In our study 10 cases were cytologically diagnosed as Non small cell carcinoma-Poorly differentiated carcinoma with diagnostic dilemma between squamous cell carcinoma and adenocarcinoma. These cases were confirmed with histopathological examination and immunohistochemistry marker study as Non small cell carcinoma- Squamous cell carcinoma. 36 cases had diagnostic concordance with histopathological diagnosis of Non small cell carcinoma- Squamous cell carcinoma. Study show 1 case which is diagnosed as Non small cell carcinoma- Squamous cell carcinoma in cytology. Further radiological evaluation, histopathological examination and immunohistochemistry marker study proved the case as metastasis in lung from mediastinal mass as a primary lesion.

Computed tomography of the chest and upper abdomen has already been shown to be an important tool in the diagnosis and staging of lung cancer. 12, 13 In our study the computed tomography of chest and upper abdomen (including adrenals) was done in all 47 patients. The reported incidence of adrenal metastasis diagnosed by computed tomography is 10-15 percent. 14 In our study computed tomography diagnosed adrenal metastasis in 4.25% patients. Moreover computed tomography of chest diagnosed significant mediastinal lymphadenopathy in 13 patients in our study which was most common site of metastatic involvement. In our study 3 patient presented with liver metastasis. In Gupta R et al.11 reported mediastinal lymphadenopathy in about 121 patients and liver metastasis in 38 cases.

Enlarged lymph nodes are accessible for FNAC and are of importance specially to diagnose secondary or primary malignancies. It plays a significant role in developing countries like India, as it is a relatively cheap procedure, simple to perform and has minimal or no complications. 15, 16, 17 The diagnosis given on the cytological material is often the only diagnosis accepted and sometimes there is no further correlation with histopathology, especially in cases of advanced malignancies. It also provides clues for occult primaries and sometimes also surprises the clinician who does not suspect a malignancy. The primary sites identified in each lymph node group in our study correlated with other similar studies. 16, 18, 19 A full history, radiological investigations and immunohistochemistry in difficult cases may help to arrive at a definitive diagnosis.19Specialized investigations such as ultrasonography-guided FNAC's of sentinel lymph nodes in the head and neck area have been found to be good in picking up metastases in clinically undetectable lymph nodes. 20

In present study, 57 cases presented with lymphnode swelling suggesting primary or metastatic lymphadenopathy of squamous cell carcinoma based on their clinical presentation and radiological features. These 57 cases belonged to age group 30 to 90 years with sex ratio of male to female- 6.15:1, showing a clear male preponderance. Maximum incidence (84.21%) was observed in age group of >40 years of age. Cervical group of lymphnode (Cervical level II) was found to be the most common group of lymph nodes to be involved by metastasis of squamous cell carcinoma. 54.38% cases had an unknown primary or lesion.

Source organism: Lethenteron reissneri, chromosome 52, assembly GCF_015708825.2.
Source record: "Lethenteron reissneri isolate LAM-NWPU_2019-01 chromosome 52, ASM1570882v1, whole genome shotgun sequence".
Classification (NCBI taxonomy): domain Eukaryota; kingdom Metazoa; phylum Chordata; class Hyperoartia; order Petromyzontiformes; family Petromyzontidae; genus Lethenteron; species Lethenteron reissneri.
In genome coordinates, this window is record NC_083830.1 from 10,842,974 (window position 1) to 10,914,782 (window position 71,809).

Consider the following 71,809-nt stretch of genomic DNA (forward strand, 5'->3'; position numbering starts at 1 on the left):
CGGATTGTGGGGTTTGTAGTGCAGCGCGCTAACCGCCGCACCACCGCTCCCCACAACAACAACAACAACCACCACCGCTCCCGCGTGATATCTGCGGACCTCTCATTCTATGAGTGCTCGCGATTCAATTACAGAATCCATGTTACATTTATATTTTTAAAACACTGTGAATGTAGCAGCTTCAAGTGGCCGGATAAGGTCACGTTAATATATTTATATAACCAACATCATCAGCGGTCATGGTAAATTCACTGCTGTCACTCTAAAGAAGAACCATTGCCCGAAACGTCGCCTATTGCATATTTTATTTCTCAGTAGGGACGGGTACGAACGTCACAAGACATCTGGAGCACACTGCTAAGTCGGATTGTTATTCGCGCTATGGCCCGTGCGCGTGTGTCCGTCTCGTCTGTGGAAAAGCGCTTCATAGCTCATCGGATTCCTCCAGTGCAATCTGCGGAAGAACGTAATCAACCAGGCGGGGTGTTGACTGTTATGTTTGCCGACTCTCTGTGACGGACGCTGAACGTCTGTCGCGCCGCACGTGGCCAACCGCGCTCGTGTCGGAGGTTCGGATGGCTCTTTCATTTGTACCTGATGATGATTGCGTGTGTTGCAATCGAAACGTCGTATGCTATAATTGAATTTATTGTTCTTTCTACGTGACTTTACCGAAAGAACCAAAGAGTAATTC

In present study we found one rare case of Carcinoma of Unknown Primary Site (CUPS) at inguinal region. Fine needle aspiration of the inguinal region swelling was suggestive of high grade metastasis from epithelial malignancy from poorly differentiated squamous cell carcinoma. On further histopathological investigation, it was confirmed as Moderately differentiated keratinizing squamous cell carcinoma in lymphoepithelial cyst of inguinal lymphnode. Incidence of known primary lesion was commonly seen in oral cavity like Supraglottis (14.03%), Buccal mucosa (10.52%), Tongue (5.26%), Hard palate, Hypopharynx (3.50%) and tonsillar fossa.

Various site of presentation of head and neck and other region as squamous cell carcinoma occur as primary (54.54%), metastatic (27.27%) and recurrence (18.18%). Squamous cell carcinoma of various Head & Neck region had 100% concordance both cytopathological and histopathological diagnosis.

Conclusion

The spectrum of morphology, clinical presentation and radiological examination of squamous cell carcinoma with its cytological and histopathological features was studied. Correlation of these findings are important tools to predict prognosis and to facilitate the diagnosis of squamous cell carcinoma and diagnostic dilemma can be prevented.

Source of Funding

No financial support was received for the work within this manuscript.

Conflict of Interest

The authors declare they have no conflict of interest.